BEAM me up! App-based electric scooters come to Phuket
by John Magee
What costs 200 baht in a taxi but 30 baht on a BEAM?
Chances are that you’ve seen these little purple scooters BEAMing around Phuket, particularly in the Laguna area, Patong, and Phuket Town.
Indeed, they are appearing in growing numbers not only in Thailand but also, for starters, in Australia, New Zealand, South Korea, Turkey, and Malaysia.
I’ve been fascinated with them, both as a business and as a ride. Who’s behind it and how does it work?
At the core, is a short-trip, 2-wheeled ‘personal transportation device’ gone taxi in an Uber-style business model. But there are a couple of major modifications.
The company, Beam Mobility Holdings of Singapore, appears to own the wheels and the customer does the driving. All else is familiar, with tracking and management of the fleet on a server somewhere, and customer interface in a nice little app called, simply, “beam”.
BMH was founded with private equity in 2018 by two Singaporeans, one of them ex-Uber. The electric scooters, known as ‘Beams’, are Saturn eScooters manufactured in China.
To see exactly how the service works, I took a ride from the Dusit Thani hotel at Laguna Phuket to Boat Avenue, a distance of 1.6km. My “fare”, announced in the app on arrival, was 30 baht. The tourist price for a taxi from any of the Laguna hotels for that trip is fixed at 200 baht (yes).
BEAM provides free parking at about 18 “Landing Pads” for the more than 100 scooters based within their Laguna zone of operations. Each of these pads also serves as a take-off point. Location details are in the app. Open it and the pad nearest you is immediately evident. Just walk up to any scooter, scan the code on the handle bar and ride away. On arrival at your destination, scan again and walk away.
In the remote event that your destination has no landing pad, just park anyway. A 50 baht retrieval fee will be charged to your card… BEAM knows where the scooter is.
PHOTO: The author trying out the new BEAM electric scooter rental around Laguna, Phuket
With so much ‘cool’ and convenience going for it, BEAM could well prove a success in multiple markets. But they could face special challenges here, given Thailand’s notorious road safety fact sheet. During my very short ride, I was concerned.
The stance on the scooter is that of a slalom water skier, one foot directly in front of the other. Try that standing still with your hands close together in front of you, as on tiny handlebars. The gyro-effect of motion did not seem to add stability to my bike, already hampered by its tiny wheels, narrow platform, and my ‘first-ride’ difficulty in managing the surges of electric power.
En route, concrete streaming under my wobbly performance, I was, among other things, honked at repeatedly, given the finger by an old woman with a dog, and then passed by two high-speed motorbikes at the same time, one left and one right. The bike has no rear view mirrors – a serious no-no in Thailand. And helmets are not provided.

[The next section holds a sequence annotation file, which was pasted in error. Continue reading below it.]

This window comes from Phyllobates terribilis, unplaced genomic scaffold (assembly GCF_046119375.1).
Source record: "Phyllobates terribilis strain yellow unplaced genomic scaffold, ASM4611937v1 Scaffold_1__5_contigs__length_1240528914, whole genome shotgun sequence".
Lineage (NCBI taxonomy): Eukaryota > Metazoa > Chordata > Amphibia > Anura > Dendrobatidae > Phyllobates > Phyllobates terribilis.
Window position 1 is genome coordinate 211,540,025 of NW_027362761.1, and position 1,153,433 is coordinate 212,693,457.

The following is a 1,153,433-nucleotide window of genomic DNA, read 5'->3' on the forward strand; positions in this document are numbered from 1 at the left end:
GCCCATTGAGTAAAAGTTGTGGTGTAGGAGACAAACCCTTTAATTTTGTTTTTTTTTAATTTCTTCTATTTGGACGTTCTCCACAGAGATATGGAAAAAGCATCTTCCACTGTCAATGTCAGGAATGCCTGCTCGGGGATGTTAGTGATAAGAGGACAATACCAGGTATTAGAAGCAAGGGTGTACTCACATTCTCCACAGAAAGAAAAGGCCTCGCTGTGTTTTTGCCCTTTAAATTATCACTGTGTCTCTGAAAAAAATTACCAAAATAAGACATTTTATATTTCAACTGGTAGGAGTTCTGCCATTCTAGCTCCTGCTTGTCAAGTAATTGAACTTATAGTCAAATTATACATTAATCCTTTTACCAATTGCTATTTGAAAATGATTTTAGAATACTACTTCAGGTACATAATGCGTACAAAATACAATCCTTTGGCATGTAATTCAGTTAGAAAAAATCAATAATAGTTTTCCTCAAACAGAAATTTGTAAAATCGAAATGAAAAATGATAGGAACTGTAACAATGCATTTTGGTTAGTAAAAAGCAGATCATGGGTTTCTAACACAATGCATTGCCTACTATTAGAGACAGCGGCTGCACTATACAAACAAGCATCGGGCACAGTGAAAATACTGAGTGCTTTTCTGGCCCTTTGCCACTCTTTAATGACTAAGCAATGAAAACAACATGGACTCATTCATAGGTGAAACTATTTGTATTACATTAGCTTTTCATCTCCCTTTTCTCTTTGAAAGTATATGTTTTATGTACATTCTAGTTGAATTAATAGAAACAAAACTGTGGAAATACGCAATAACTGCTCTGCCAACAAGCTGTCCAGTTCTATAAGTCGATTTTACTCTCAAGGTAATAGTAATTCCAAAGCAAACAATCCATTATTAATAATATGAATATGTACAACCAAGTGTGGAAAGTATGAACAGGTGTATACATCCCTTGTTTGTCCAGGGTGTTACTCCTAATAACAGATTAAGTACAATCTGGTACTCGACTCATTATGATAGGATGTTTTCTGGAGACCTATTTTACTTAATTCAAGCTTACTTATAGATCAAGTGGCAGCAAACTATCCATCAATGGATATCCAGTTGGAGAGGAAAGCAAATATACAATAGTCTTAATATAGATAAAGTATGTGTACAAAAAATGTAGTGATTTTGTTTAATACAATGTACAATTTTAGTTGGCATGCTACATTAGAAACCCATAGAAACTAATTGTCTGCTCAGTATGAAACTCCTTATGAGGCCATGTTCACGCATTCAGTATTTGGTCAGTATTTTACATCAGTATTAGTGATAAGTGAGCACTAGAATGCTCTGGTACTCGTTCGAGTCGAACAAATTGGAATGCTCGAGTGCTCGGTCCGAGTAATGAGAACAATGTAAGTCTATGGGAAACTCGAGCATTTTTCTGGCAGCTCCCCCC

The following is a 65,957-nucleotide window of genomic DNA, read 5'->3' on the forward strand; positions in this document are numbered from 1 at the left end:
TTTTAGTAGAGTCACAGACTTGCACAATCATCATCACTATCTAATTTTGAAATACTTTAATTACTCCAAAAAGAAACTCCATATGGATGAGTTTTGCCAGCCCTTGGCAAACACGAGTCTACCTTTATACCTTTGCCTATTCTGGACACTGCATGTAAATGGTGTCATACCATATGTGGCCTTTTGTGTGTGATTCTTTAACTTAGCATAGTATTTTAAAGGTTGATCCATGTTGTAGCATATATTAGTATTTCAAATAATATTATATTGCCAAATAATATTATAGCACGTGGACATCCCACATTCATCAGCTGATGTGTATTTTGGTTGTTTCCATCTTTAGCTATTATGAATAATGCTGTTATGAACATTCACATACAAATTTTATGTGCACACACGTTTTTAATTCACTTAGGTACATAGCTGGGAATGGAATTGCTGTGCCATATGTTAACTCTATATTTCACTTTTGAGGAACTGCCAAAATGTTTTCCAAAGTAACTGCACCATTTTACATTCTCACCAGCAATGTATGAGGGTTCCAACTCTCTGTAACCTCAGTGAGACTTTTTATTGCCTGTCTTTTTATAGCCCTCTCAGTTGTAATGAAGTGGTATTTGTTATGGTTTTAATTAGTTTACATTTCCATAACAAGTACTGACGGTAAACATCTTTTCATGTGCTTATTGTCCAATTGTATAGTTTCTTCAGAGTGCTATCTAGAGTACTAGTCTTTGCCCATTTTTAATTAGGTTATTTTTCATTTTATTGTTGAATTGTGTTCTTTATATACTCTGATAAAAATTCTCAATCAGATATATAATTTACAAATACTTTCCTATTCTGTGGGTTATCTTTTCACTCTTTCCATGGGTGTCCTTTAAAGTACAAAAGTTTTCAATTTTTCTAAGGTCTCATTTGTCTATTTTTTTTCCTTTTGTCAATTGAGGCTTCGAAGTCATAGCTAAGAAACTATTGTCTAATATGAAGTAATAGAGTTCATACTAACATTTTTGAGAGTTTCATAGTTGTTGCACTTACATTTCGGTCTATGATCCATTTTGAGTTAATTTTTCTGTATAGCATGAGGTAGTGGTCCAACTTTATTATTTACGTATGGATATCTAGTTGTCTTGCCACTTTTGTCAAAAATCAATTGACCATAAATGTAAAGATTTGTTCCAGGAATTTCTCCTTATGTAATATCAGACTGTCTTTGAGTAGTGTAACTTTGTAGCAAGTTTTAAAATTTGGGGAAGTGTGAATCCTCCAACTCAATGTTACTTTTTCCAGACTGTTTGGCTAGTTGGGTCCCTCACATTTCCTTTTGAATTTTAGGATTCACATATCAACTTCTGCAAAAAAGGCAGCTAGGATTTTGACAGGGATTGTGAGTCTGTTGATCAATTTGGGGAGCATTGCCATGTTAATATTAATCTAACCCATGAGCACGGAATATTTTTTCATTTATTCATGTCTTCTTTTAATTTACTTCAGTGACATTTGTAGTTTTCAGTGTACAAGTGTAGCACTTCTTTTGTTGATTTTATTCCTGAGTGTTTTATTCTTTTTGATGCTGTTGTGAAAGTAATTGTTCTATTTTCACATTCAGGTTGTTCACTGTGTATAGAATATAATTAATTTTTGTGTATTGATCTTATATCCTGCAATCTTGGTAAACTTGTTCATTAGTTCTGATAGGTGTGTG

I hope BEAM will address these safety issues because their product is practical, theoretically fun, and should hold substantial appeal to tourists on an island where public transport remains essentially absent.
Meanwhile, ‘when in Rome’… more than 14,000 similar electric rental scooters were introduced to the roads and pavements of the ancient city 3 years ago, as an alternative to public transportation during the Covid pandemic. According to Rome City Hall mobility, 4 people died in scooter accidents during that time. On average, there’s a scooter-related injury that reports to emergency departments in hospitals around Rome every 3 days.
The Italian authorities say, ironically, that the main problem is that the scooters are TOO quiet, and no one can hear them coming.
Phuket also has a brief, but painful, history of app-related personal transport back in 2017. Then, the yellow Ofo bikes became almost ubiquitous overnight. People would walk to one of the many ‘stations’ around town, scan the bike with their smartphone, connect their credit or debit card, pedal around and then return the bike to any station. And the small rental fee would be taken out of the rider’s account.
Fast forward a year, and Phuket kids had commandeered the Ofo bikes left stranded around the island and the canals of Phuket Town were littered with discarded yellow bike wrecks.
Let’s hope that these new purple-power app-based electric scooters get a better run as they could add another, much-needed, alternative for transport around the island, especially for shorter journeys where the current transport is limited and expensive.
More information about the BEAM scooters is HERE.
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